Stanfest Illustrated

July 16, 2011

Because my sister’s workplace (the Nova Scotia Liquor Commission, how cool an employer is that?) was a major sponsor of Stanfest (the Stan Rogers Folk Music Festival, in Canso, Nova Scotia, for those of you who have just tuned in) this year, she was able to promote not only free tickets for us, but also backstage passes to the performers’ lounge and (perhaps most importantly) the performers’ lunchroom, which served up some mighty fine lasagna and a wealth of high-calorie high-flavor snacks. There were real bathrooms in there (well, not in there exactly, but adjacent to the lunchroom), not the port-a-potty variety used by the majority of festival attendees. I cannot speak for the women’s room, but the men’s room featured rather close quarters, closer in fact than in any other men’s room I have ever visited. The urinals in particular, of which there were only two, offered an intimate experience hitherto unparallelled in my lifetime; there was no separating mini-wall, just two porcelain bowls separated by mere inches (actually centimeters; this is Canada after all). I happened to share my first moment there with Canadian singer Bruce Guthro, who observed wryly that it was a first for him as well, although not nearly so off-putting as one might initially expect. He left before I did, likely because he is a seasoned performer, and I (not being a performer, at least in front of other people) apparently suffered from temporary performance anxiety. We met up again outside, at which point he grinned and said “We’ll always have Canso”, or something along those lines.

Urinal encounters would become a running theme of Stanfest 2011 for me. There was a brief Highland dance with Scottish-originally-but-now-Canadian folksinger David Francey, as we jockeyed for position at the entrance, and a rather longer encounter with emcee Eric MacEwen, who regaled me with a hilarious tale of the search for Peter Yarrow mere moments before the sixties’ folk icon was due on the main stage (this tale began in the urinal, continued in the common area of the wash room, and concluded in the main lunchroom some ten minutes later, by which time several other folks were in rapt attendance, for Eric MacEwen is nothing if not an engaging storyteller). The story goes something like this (with allowances for beer and my notoriously cheeseclothy memory): the stage had been cleared from the previous act, the quirky and entertaining Crash Test Dummies.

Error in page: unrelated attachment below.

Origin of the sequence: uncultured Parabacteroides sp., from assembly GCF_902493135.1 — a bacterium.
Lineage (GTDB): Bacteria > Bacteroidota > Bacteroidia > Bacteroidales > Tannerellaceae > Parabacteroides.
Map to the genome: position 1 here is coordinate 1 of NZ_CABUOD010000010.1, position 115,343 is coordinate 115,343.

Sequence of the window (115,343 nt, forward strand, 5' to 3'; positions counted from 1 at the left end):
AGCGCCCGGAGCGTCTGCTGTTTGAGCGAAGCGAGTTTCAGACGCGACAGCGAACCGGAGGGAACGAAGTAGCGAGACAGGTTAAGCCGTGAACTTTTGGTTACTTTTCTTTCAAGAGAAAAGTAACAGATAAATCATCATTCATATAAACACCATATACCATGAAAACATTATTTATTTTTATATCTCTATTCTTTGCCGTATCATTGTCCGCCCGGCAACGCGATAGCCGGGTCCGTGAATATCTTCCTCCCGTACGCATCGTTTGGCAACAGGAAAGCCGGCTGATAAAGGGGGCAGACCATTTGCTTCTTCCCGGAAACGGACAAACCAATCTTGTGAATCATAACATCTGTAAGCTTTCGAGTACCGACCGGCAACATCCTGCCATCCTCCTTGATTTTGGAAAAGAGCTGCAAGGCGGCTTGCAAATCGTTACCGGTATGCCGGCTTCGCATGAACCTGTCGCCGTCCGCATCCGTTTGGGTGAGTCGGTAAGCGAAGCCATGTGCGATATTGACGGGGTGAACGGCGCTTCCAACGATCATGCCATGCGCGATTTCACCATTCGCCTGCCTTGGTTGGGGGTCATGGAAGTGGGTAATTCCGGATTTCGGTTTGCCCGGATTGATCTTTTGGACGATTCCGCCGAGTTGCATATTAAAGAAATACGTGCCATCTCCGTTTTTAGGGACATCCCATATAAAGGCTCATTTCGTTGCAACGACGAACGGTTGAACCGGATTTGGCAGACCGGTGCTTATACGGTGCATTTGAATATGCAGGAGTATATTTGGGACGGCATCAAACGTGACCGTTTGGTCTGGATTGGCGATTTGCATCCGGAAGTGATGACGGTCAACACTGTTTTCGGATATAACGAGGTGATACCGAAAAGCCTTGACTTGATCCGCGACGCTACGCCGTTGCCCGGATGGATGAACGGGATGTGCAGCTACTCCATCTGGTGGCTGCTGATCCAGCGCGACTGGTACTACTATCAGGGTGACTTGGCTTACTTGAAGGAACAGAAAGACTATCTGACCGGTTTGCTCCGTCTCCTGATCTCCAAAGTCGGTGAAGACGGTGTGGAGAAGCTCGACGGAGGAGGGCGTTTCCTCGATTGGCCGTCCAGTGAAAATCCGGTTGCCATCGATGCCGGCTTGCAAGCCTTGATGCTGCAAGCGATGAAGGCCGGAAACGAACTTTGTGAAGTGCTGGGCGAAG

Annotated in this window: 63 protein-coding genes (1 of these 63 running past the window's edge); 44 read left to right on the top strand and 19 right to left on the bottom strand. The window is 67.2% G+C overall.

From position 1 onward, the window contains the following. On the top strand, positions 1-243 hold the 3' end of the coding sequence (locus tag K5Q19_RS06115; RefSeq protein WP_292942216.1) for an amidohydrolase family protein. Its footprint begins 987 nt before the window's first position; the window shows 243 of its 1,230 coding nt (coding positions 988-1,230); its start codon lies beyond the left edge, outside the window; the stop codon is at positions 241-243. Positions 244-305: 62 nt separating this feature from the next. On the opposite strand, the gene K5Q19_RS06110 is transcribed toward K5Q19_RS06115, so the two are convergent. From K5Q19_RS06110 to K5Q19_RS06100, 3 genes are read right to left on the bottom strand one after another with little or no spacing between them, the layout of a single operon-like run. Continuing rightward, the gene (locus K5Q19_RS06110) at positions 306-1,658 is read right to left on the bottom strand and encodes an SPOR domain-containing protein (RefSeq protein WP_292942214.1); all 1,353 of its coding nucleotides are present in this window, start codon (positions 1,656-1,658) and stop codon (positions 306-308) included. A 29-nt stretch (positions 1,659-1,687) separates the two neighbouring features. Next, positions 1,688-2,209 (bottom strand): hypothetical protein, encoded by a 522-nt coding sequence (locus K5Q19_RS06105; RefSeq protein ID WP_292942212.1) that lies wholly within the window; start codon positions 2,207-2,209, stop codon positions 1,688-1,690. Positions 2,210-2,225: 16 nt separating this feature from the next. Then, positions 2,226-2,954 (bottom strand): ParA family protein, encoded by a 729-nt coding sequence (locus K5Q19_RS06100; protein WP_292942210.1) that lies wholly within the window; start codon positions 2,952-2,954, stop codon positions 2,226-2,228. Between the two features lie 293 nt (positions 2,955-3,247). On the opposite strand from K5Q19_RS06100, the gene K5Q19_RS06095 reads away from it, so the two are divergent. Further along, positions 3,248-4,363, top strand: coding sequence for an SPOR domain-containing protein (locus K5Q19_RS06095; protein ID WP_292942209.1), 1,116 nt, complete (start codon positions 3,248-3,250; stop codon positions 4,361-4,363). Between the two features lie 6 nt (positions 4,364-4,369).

Yarrow’s accompanist had already made it to the stage, and was in the process of doing a sound check on his accordion, but Peter Yarrow was nowhere to be found. Eric did a quick search of the performers’ area to no avail, and minions were sent hither and yon to root out the missing artist. Meanwhile, onstage, Eric improvised an introduction worthy of a James Michener novel, not knowing how long he would have to talk before Yarrow showed up: “I remember being in Boston in the sixties, a young disc jockey at station WBZ…, touching upon the highlights of Yarrow’s career with Peter, Paul and Mary.